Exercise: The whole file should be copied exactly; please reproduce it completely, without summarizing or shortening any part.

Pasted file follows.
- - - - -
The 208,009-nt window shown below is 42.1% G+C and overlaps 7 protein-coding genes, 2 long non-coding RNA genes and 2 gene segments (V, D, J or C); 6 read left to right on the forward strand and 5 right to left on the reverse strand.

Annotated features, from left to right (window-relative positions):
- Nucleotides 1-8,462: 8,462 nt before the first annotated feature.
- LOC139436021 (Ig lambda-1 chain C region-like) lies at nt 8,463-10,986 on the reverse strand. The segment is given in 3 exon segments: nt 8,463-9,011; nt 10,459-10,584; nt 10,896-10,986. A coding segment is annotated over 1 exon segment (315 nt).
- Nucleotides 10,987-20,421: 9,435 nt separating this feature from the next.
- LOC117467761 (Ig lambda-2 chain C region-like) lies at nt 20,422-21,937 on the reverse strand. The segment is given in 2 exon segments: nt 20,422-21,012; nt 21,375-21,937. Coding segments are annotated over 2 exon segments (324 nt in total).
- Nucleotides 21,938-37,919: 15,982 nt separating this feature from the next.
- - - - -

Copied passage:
The 208,009-nt window shown below is 42.1% G+C and overlaps 7 protein-coding genes, 2 long non-coding RNA genes and 2 gene segments (V, D, J or C); 6 read left to right on the forward strand and 5 right to left on the reverse strand.

Annotated features, from left to right (window-relative positions):
- Nucleotides 1-8,462: 8,462 nt before the first annotated feature.
- LOC139436021 (Ig lambda-1 chain C region-like) lies at nt 8,463-10,986 on the reverse strand. The segment is given in 3 exon segments: nt 8,463-9,011; nt 10,459-10,584; nt 10,896-10,986. A coding segment is annotated over 1 exon segment (315 nt).
- Nucleotides 10,987-20,421: 9,435 nt separating this feature from the next.
- LOC117467761 (Ig lambda-2 chain C region-like) lies at nt 20,422-21,937 on the reverse strand. The segment is given in 2 exon segments: nt 20,422-21,012; nt 21,375-21,937. Coding segments are annotated over 2 exon segments (324 nt in total).
- Nucleotides 21,938-37,919: 15,982 nt separating this feature from the next.